Identifying barriers of adoption for low-lignin high digestible alfalfa cultivars in Western Colorado and assessing their adaptability and water productivity

College of Agricultural Sciences

soil and crop sciences



(Delta, Montrose, Ouray)

Primary Topic:

Food and Agriculture

Other Topics:

Economic and Community Development, Emergency Planning and Resources, Food and Agriculture, Health and Well-Being, Natural Resources and Sustainability, Youth and Family Development

Lead Mentor:  

srinivasa rao pinnamneni

Irrigated Cropping Systems Specialist

Internship Overview:

The intern will primarily address two areas with support of mentors. 1. Identifying barriers of low-lignin high digestible alfalfa cultivars in Western Colorado by designing appropriate survey methodology and 2. Collecting the data on an experiment comparing the low-lignin alfalfa cultivars with the locally grown alfalfa cultivars for forage yield, water productivity, lodging, digestibility and economics of cultivation.

Goals, Scope and Objectives:

More than 80% of the growers in Western Colorado depend on alfalfa for feeding the livestock due to its high nutrient content, adaptability and perennial multi-cut nature. However, the crop’s lignin content hampers animals’ ability to digest and use alfalfa. The recently developed low-lignin alfalfa cultivars have the potential to increase the feeding value of alfalfa and widen the optimal harvest window. Lignin is a phenolic polymer that provides the plant with the strength and rigidity necessary to stand upright, lignin is an indigestible cell wall component that reduces the fiber digestibility of forages. It ranges between 6 to 9 percent of the whole alfalfa plant’s dry weight. Adoption of low-lignin alfalfa cultivars has the potential to be very advantageous to growers. Further it widens the optimal harvest window, making it possible for alfalfa producers to delay harvest and achieve greater yields while still maintaining a high forage nutritive value. However, the adoption low lignin alfalfa cultivars in Western Colorado is low primarily due to lack of scientific data on their performance in the region. Having alfalfa growers involved in the evaluation and adoption processes is crucial to the success of this technology. The intern will conduct a survey with the growers in Mesa, Delta, Montrose and Oury counties to identify barriers of adoption and involve conducting the trial of low-lignin alfalfa cultivars for assessing their forage yield, harvesting window, relative feed value, lodging, digestibility in comparison with the locally adopted conventional alfalfa cultivars.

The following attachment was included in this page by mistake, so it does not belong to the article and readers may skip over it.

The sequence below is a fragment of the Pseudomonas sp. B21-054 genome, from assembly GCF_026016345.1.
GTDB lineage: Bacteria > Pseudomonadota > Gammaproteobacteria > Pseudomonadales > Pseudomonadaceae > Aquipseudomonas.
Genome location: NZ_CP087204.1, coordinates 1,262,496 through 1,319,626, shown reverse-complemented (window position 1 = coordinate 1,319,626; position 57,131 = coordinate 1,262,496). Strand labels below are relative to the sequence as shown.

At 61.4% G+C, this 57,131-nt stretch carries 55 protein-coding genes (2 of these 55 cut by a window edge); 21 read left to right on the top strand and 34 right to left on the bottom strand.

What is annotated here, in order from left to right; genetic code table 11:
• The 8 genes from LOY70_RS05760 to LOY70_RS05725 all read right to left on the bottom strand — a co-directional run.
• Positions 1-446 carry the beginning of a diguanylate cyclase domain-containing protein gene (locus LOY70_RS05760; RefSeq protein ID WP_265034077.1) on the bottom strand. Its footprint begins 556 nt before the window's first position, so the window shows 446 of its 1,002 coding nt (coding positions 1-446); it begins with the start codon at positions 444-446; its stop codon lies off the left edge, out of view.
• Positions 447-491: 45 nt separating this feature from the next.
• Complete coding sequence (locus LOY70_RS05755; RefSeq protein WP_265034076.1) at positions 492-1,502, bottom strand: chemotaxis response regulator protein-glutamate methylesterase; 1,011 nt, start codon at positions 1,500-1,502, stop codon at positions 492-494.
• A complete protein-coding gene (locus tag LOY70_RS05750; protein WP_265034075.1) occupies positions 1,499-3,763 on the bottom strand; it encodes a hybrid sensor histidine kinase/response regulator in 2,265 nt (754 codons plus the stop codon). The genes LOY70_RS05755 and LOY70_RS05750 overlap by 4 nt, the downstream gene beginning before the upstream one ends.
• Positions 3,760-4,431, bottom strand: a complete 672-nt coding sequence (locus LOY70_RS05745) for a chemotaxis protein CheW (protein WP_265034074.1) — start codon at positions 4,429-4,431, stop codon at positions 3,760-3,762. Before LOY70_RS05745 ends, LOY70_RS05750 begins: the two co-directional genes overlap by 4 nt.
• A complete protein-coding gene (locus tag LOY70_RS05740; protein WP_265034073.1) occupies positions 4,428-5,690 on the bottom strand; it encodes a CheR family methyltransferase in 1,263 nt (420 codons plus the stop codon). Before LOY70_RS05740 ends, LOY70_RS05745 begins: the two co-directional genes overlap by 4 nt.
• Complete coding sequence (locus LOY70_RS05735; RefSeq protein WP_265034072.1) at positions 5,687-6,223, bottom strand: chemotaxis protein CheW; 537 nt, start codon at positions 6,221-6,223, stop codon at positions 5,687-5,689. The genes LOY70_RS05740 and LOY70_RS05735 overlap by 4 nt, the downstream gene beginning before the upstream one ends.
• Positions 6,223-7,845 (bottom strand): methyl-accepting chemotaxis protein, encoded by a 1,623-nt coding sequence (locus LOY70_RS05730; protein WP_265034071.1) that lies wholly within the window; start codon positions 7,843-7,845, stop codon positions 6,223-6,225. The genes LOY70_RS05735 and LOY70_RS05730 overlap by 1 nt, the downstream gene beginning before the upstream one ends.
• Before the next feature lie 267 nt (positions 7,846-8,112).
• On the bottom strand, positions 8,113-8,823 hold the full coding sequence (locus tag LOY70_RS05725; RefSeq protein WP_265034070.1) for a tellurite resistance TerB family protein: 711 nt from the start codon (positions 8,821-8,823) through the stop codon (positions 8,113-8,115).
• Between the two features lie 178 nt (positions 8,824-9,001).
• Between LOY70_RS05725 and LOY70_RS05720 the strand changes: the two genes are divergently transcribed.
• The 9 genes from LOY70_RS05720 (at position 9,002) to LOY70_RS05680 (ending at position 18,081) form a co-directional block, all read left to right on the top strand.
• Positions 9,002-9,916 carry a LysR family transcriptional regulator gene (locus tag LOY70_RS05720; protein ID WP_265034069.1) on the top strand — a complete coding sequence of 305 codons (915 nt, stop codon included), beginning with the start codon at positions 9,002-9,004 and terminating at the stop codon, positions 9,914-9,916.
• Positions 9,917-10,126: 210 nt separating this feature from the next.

With which stakeholder group(s) will the intern work?

CSU Extension, Colorado AES, and the Colorado STAR farmers, Colorado Cattlemen Association.

What student learning outcomes do you anticipate and what are the opportunities for professional development?

Developing the survey methodology, primary and secondary data collection methods, communication skills, science based logical thinking based on the real-world field challenges for developing sustainable and eco-friendly solutions.
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